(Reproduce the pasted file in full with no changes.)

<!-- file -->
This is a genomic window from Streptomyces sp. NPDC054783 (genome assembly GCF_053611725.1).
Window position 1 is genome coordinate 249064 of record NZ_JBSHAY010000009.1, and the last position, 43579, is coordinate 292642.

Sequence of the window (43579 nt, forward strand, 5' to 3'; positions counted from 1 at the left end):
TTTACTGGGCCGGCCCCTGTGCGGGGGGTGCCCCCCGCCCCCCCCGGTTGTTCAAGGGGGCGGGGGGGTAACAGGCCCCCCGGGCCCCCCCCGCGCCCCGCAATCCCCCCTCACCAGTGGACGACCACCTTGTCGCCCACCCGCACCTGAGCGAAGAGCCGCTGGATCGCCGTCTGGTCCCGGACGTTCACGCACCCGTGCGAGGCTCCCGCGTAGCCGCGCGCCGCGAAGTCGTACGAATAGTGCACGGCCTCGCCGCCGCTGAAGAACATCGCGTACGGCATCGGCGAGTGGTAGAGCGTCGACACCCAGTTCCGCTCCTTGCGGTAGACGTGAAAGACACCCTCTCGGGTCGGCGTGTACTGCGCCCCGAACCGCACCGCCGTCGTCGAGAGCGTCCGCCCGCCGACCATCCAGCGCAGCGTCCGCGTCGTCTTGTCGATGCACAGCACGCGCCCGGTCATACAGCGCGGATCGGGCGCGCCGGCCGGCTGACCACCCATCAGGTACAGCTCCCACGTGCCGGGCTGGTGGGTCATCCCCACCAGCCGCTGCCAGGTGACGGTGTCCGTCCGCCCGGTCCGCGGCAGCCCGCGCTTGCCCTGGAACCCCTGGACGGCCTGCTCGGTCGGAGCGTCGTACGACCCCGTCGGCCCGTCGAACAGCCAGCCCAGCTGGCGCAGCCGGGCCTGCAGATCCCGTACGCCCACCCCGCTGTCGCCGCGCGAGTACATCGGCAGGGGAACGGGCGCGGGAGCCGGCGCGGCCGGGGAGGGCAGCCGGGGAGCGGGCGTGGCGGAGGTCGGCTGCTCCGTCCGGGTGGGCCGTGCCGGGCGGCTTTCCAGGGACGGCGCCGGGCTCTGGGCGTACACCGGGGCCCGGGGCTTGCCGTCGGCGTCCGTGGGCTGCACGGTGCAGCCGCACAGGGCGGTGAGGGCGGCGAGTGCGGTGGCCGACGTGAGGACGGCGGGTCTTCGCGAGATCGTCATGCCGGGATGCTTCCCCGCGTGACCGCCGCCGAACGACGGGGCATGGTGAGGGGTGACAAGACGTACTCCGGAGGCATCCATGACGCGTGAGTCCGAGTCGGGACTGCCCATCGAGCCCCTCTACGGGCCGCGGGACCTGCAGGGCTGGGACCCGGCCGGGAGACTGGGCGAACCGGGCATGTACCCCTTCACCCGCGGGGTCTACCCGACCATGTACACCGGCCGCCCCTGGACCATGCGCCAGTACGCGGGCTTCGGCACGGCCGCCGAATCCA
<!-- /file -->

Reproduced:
This is a genomic window from Streptomyces sp. NPDC054783 (genome assembly GCF_053611725.1).
Window position 1 is genome coordinate 249064 of record NZ_JBSHAY010000009.1, and the last position, 43579, is coordinate 292642.

Sequence of the window (43579 nt, forward strand, 5' to 3'; positions counted from 1 at the left end):
TTTACTGGGCCGGCCCCTGTGCGGGGGGTGCCCCCCGCCCCCCCCGGTTGTTCAAGGGGGCGGGGGGGTAACAGGCCCCCCGGGCCCCCCCCGCGCCCCGCAATCCCCCCTCACCAGTGGACGACCACCTTGTCGCCCACCCGCACCTGAGCGAAGAGCCGCTGGATCGCCGTCTGGTCCCGGACGTTCACGCACCCGTGCGAGGCTCCCGCGTAGCCGCGCGCCGCGAAGTCGTACGAATAGTGCACGGCCTCGCCGCCGCTGAAGAACATCGCGTACGGCATCGGCGAGTGGTAGAGCGTCGACACCCAGTTCCGCTCCTTGCGGTAGACGTGAAAGACACCCTCTCGGGTCGGCGTGTACTGCGCCCCGAACCGCACCGCCGTCGTCGAGAGCGTCCGCCCGCCGACCATCCAGCGCAGCGTCCGCGTCGTCTTGTCGATGCACAGCACGCGCCCGGTCATACAGCGCGGATCGGGCGCGCCGGCCGGCTGACCACCCATCAGGTACAGCTCCCACGTGCCGGGCTGGTGGGTCATCCCCACCAGCCGCTGCCAGGTGACGGTGTCCGTCCGCCCGGTCCGCGGCAGCCCGCGCTTGCCCTGGAACCCCTGGACGGCCTGCTCGGTCGGAGCGTCGTACGACCCCGTCGGCCCGTCGAACAGCCAGCCCAGCTGGCGCAGCCGGGCCTGCAGATCCCGTACGCCCACCCCGCTGTCGCCGCGCGAGTACATCGGCAGGGGAACGGGCGCGGGAGCCGGCGCGGCCGGGGAGGGCAGCCGGGGAGCGGGCGTGGCGGAGGTCGGCTGCTCCGTCCGGGTGGGCCGTGCCGGGCGGCTTTCCAGGGACGGCGCCGGGCTCTGGGCGTACACCGGGGCCCGGGGCTTGCCGTCGGCGTCCGTGGGCTGCACGGTGCAGCCGCACAGGGCGGTGAGGGCGGCGAGTGCGGTGGCCGACGTGAGGACGGCGGGTCTTCGCGAGATCGTCATGCCGGGATGCTTCCCCGCGTGACCGCCGCCGAACGACGGGGCATGGTGAGGGGTGACAAGACGTACTCCGGAGGCATCCATGACGCGTGAGTCCGAGTCGGGACTGCCCATCGAGCCCCTCTACGGGCCGCGGGACCTGCAGGGCTGGGACCCGGCCGGGAGACTGGGCGAACCGGGCATGTACCCCTTCACCCGCGGGGTCTACCCGACCATGTACACCGGCCGCCCCTGGACCATGCGCCAGTACGCGGGCTTCGGCACGGCCGCCGAATCCA